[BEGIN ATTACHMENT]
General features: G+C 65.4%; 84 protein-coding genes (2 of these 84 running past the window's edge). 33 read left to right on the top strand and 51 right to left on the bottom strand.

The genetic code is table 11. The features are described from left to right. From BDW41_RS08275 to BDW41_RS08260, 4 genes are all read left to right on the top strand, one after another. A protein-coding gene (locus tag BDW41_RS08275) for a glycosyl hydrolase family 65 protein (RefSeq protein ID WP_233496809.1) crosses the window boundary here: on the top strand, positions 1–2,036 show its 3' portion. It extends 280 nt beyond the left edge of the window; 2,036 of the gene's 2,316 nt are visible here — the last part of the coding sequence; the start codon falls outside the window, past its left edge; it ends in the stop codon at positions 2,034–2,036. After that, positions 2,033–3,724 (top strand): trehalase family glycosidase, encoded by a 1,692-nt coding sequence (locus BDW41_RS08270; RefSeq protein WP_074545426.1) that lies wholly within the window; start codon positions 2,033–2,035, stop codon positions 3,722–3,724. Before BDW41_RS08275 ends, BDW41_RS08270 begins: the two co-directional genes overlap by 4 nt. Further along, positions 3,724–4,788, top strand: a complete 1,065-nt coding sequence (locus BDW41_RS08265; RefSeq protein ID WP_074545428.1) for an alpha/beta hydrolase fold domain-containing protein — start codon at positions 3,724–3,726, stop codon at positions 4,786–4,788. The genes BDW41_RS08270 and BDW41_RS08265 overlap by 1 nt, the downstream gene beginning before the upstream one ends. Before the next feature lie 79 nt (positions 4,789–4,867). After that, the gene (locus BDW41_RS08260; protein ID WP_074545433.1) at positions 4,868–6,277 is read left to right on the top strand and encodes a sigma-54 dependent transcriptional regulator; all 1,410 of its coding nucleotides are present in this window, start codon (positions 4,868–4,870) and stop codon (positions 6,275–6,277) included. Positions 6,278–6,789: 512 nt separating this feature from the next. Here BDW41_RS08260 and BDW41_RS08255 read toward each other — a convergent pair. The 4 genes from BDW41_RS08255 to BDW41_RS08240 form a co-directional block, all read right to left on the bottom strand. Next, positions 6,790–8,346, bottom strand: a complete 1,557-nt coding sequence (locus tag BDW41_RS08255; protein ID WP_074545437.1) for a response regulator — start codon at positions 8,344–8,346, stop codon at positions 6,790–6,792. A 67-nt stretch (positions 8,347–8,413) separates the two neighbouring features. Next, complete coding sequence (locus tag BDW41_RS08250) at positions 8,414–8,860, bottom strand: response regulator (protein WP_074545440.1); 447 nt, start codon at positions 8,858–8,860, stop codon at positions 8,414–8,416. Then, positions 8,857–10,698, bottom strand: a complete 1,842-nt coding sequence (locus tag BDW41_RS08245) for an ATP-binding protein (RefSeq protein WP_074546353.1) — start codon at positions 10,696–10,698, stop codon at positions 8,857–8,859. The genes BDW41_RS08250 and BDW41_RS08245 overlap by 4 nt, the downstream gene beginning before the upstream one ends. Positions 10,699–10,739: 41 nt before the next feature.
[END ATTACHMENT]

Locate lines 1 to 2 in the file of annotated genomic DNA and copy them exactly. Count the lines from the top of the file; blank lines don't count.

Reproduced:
General features: G+C 65.4%; 84 protein-coding genes (2 of these 84 running past the window's edge). 33 read left to right on the top strand and 51 right to left on the bottom strand.

The genetic code is table 11. The features are described from left to right. From BDW41_RS08275 to BDW41_RS08260, 4 genes are all read left to right on the top strand, one after another. A protein-coding gene (locus tag BDW41_RS08275) for a glycosyl hydrolase family 65 protein (RefSeq protein ID WP_233496809.1) crosses the window boundary here: on the top strand, positions 1–2,036 show its 3' portion. It extends 280 nt beyond the left edge of the window; 2,036 of the gene's 2,316 nt are visible here — the last part of the coding sequence; the start codon falls outside the window, past its left edge; it ends in the stop codon at positions 2,034–2,036. After that, positions 2,033–3,724 (top strand): trehalase family glycosidase, encoded by a 1,692-nt coding sequence (locus BDW41_RS08270; RefSeq protein WP_074545426.1) that lies wholly within the window; start codon positions 2,033–2,035, stop codon positions 3,722–3,724. Before BDW41_RS08275 ends, BDW41_RS08270 begins: the two co-directional genes overlap by 4 nt. Further along, positions 3,724–4,788, top strand: a complete 1,065-nt coding sequence (locus BDW41_RS08265; RefSeq protein ID WP_074545428.1) for an alpha/beta hydrolase fold domain-containing protein — start codon at positions 3,724–3,726, stop codon at positions 4,786–4,788. The genes BDW41_RS08270 and BDW41_RS08265 overlap by 1 nt, the downstream gene beginning before the upstream one ends. Before the next feature lie 79 nt (positions 4,789–4,867). After that, the gene (locus BDW41_RS08260; protein ID WP_074545433.1) at positions 4,868–6,277 is read left to right on the top strand and encodes a sigma-54 dependent transcriptional regulator; all 1,410 of its coding nucleotides are present in this window, start codon (positions 4,868–4,870) and stop codon (positions 6,275–6,277) included. Positions 6,278–6,789: 512 nt separating this feature from the next. Here BDW41_RS08260 and BDW41_RS08255 read toward each other — a convergent pair. The 4 genes from BDW41_RS08255 to BDW41_RS08240 form a co-directional block, all read right to left on the bottom strand. Next, positions 6,790–8,346, bottom strand: a complete 1,557-nt coding sequence (locus tag BDW41_RS08255; protein ID WP_074545437.1) for a response regulator — start codon at positions 8,344–8,346, stop codon at positions 6,790–6,792. A 67-nt stretch (positions 8,347–8,413) separates the two neighbouring features. Next, complete coding sequence (locus tag BDW41_RS08250) at positions 8,414–8,860, bottom strand: response regulator (protein WP_074545440.1); 447 nt, start codon at positions 8,858–8,860, stop codon at positions 8,414–8,416. Then, positions 8,857–10,698, bottom strand: a complete 1,842-nt coding sequence (locus tag BDW41_RS08245) for an ATP-binding protein (RefSeq protein WP_074546353.1) — start codon at positions 10,696–10,698, stop codon at positions 8,857–8,859. The genes BDW41_RS08250 and BDW41_RS08245 overlap by 4 nt, the downstream gene beginning before the upstream one ends. Positions 10,699–10,739: 41 nt before the next feature.